The 8 Best Robotic Pool Cleaners

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This wiki has been updated 36 times since it was first published in April of 2015. There's nothing better than having your own personal oasis to cool off in on a hot summer day. In order to keep that water crystal clear and minimize physical effort, you'll need one of these robotic cleaners to stay ahead of the mess. We've included models for above- and in-ground pools that offer programmable schedules, powerful vacuums, and sturdy brushes that scrub floors, steps, and walls. When users buy our independently chosen editorial selections, we may earn commissions to help fund the Wiki.

1. Dolphin Sigma

2. Dolphin Nautilus CC Supreme

3. Dolphin Nautilus CC Plus

Editor's Notes

August 06, 2021:

The handful of tried-and-true automated pool cleaners that we recommended last time are all still great choices. There was one big change worth making, and that was the addition of the Dolphin Sigma in the top spot. It isn't meant to remove the bulkiest debris, but it does such a consistently good job that it's worth skimming the leaves from the pool first. If you want to save some money, the Dolphin E10 is a great choice, while the Zodiac Polaris Sport F9550 remains one of the top ultra-premium options.

May 29, 2020:

A cursory search will pull up a decent handful of robotic pool cleaners, and in fact a bit more than just the 7 we've listed here. The thing is, these tend to be pretty expensive devices, and in the interest of consumers, we've done our best to determine which are actually good investments in terms of reliable cleaning and durability. One brand has proven to be pretty consistent in the build quality of their products, which is why the Dolphin Nautilus CC Supreme and Dolphin Nautilus CC Plus took the top two spots. One is quite expensive, and the other more reasonably priced, and they both deliver great cleaning capabilities but with differing amounts of smart control. The Dolphin Oasis Z5I also offers smart mapping and Bluetooth connectivity, although its wireless functionality isn't all that helpful, and it tends to run into traction problems on uneven surfaces such as drains. The Dolphin E10 is considerably simpler and has a bit less navigation prowess, but it's pretty affordable for the category. The same can be said for the Dolphin Escape, although it's designed specifically for the smaller dimensions usually held by above-ground pools.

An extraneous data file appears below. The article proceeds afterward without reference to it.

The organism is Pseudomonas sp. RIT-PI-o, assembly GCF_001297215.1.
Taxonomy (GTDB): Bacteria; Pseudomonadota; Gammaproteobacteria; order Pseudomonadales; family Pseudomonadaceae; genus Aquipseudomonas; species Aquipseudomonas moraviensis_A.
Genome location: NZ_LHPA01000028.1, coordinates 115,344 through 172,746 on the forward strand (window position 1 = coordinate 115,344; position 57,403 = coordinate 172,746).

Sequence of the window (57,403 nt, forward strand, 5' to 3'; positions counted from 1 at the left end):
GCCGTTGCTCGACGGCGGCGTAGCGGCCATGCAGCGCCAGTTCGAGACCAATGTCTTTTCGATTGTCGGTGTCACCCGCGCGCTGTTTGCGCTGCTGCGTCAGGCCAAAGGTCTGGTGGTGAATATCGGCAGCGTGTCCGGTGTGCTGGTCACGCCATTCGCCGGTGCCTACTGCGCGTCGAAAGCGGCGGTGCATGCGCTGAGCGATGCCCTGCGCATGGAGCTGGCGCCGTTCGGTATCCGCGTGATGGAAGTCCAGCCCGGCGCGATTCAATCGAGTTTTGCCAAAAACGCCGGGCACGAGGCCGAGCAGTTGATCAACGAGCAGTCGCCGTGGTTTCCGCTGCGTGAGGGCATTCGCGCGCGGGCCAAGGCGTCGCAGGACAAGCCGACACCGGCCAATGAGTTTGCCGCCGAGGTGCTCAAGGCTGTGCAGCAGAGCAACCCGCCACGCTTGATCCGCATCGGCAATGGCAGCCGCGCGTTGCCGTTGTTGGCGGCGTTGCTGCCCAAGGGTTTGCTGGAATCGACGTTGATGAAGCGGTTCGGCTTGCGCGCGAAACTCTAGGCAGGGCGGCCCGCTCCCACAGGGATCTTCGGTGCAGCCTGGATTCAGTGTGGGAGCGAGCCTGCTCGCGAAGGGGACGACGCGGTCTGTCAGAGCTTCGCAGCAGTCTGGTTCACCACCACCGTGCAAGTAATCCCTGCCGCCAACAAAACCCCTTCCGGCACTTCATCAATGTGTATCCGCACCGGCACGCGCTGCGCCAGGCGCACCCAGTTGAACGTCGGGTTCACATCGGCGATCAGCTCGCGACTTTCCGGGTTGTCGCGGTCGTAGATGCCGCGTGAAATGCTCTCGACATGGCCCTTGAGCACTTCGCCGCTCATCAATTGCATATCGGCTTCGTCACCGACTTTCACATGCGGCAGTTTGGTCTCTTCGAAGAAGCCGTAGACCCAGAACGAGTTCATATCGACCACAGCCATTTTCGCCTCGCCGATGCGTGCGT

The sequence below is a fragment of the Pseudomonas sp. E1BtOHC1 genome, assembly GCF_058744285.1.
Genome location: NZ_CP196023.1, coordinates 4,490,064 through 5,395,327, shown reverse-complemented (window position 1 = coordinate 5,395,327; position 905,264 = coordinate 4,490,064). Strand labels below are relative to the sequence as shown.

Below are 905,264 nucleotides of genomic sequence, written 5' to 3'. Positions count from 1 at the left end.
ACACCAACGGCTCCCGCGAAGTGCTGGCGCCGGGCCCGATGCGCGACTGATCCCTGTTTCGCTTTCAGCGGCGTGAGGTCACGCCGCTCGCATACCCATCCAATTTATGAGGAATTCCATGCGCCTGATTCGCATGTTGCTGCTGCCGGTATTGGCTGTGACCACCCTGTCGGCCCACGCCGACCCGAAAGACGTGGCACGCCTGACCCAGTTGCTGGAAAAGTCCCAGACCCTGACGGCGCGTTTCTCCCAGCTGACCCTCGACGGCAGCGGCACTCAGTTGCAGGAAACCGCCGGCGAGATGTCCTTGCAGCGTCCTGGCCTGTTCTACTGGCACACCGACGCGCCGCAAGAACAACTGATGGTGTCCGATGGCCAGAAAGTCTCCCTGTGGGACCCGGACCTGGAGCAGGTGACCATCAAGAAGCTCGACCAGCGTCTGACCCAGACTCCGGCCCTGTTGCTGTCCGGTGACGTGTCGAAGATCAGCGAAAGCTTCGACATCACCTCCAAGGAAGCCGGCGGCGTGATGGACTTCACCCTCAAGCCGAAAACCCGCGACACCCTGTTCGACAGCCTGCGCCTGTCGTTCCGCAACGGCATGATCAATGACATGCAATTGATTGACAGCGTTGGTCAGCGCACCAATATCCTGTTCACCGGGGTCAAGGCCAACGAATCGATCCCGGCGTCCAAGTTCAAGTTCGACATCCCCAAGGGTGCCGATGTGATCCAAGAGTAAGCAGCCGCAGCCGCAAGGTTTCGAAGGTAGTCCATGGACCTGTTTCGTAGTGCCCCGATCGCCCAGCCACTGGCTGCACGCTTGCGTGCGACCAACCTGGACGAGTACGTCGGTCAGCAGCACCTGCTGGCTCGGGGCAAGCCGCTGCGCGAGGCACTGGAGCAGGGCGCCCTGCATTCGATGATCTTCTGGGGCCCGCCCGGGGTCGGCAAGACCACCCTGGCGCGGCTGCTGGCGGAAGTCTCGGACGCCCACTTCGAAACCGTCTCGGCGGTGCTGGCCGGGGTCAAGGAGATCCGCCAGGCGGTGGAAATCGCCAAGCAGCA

In terms of other brands, there are still some great options, such as the Zodiac Polaris Sport F9550. It's pretty costly but offers a great degree of suction, and its navigation is on a par with the best. The Hayward SharkVac XL also performs extremely well on floors and slopes, but it can't quite compete with high-end models on vertical walls, and those who are even slightly mobility challenged will have a hard time dealing with its significant heft.

One important point to remember when purchasing a pool robot is that not all filters are built equally. Before using one of these for the first time, make sure you've got the right attachments; a large debris filter will have a wider mesh, and for everyday use you'll almost certainly need a fine-mesh filter. It's also good to keep in mind that a cleaning robot is only part of the tool set you'll need to keep everything perfectly tidy. Proper chemical cleaning and manual tools are also important to maintaining a fun and healthy pool.

April 19, 2019: